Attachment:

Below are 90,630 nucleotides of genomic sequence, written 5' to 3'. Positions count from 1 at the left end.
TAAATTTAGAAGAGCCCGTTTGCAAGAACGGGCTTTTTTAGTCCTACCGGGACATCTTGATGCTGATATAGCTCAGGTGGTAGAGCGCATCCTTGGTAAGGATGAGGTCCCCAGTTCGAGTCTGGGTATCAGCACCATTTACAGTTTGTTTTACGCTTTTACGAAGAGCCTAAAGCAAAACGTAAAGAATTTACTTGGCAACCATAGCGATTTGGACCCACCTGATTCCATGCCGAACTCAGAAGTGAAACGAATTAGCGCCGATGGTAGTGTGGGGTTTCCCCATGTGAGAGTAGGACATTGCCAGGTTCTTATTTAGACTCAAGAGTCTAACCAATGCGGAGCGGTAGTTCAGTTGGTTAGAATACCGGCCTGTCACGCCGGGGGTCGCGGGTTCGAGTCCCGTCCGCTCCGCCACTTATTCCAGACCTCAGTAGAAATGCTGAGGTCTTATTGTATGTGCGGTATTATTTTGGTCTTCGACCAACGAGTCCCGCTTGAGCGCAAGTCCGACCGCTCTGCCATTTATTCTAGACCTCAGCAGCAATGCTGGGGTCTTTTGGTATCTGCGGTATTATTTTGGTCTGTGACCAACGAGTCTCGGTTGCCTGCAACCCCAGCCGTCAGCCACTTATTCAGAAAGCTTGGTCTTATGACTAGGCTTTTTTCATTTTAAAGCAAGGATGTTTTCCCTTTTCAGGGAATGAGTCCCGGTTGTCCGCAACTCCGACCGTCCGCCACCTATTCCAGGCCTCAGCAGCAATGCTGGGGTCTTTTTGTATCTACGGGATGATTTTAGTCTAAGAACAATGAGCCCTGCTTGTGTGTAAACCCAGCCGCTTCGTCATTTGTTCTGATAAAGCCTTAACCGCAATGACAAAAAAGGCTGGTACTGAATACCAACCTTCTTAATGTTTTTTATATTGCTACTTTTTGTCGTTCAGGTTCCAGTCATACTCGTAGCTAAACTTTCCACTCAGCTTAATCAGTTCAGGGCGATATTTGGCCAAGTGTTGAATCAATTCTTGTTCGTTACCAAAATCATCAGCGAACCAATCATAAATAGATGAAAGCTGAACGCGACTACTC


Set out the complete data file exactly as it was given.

Below are 90,630 nucleotides of genomic sequence, written 5' to 3'. Positions count from 1 at the left end.
TAAATTTAGAAGAGCCCGTTTGCAAGAACGGGCTTTTTTAGTCCTACCGGGACATCTTGATGCTGATATAGCTCAGGTGGTAGAGCGCATCCTTGGTAAGGATGAGGTCCCCAGTTCGAGTCTGGGTATCAGCACCATTTACAGTTTGTTTTACGCTTTTACGAAGAGCCTAAAGCAAAACGTAAAGAATTTACTTGGCAACCATAGCGATTTGGACCCACCTGATTCCATGCCGAACTCAGAAGTGAAACGAATTAGCGCCGATGGTAGTGTGGGGTTTCCCCATGTGAGAGTAGGACATTGCCAGGTTCTTATTTAGACTCAAGAGTCTAACCAATGCGGAGCGGTAGTTCAGTTGGTTAGAATACCGGCCTGTCACGCCGGGGGTCGCGGGTTCGAGTCCCGTCCGCTCCGCCACTTATTCCAGACCTCAGTAGAAATGCTGAGGTCTTATTGTATGTGCGGTATTATTTTGGTCTTCGACCAACGAGTCCCGCTTGAGCGCAAGTCCGACCGCTCTGCCATTTATTCTAGACCTCAGCAGCAATGCTGGGGTCTTTTGGTATCTGCGGTATTATTTTGGTCTGTGACCAACGAGTCTCGGTTGCCTGCAACCCCAGCCGTCAGCCACTTATTCAGAAAGCTTGGTCTTATGACTAGGCTTTTTTCATTTTAAAGCAAGGATGTTTTCCCTTTTCAGGGAATGAGTCCCGGTTGTCCGCAACTCCGACCGTCCGCCACCTATTCCAGGCCTCAGCAGCAATGCTGGGGTCTTTTTGTATCTACGGGATGATTTTAGTCTAAGAACAATGAGCCCTGCTTGTGTGTAAACCCAGCCGCTTCGTCATTTGTTCTGATAAAGCCTTAACCGCAATGACAAAAAAGGCTGGTACTGAATACCAACCTTCTTAATGTTTTTTATATTGCTACTTTTTGTCGTTCAGGTTCCAGTCATACTCGTAGCTAAACTTTCCACTCAGCTTAATCAGTTCAGGGCGATATTTGGCCAAGTGTTGAATCAATTCTTGTTCGTTACCAAAATCATCAGCGAACCAATCATAAATAGATGAAAGCTGAACGCGACTACTC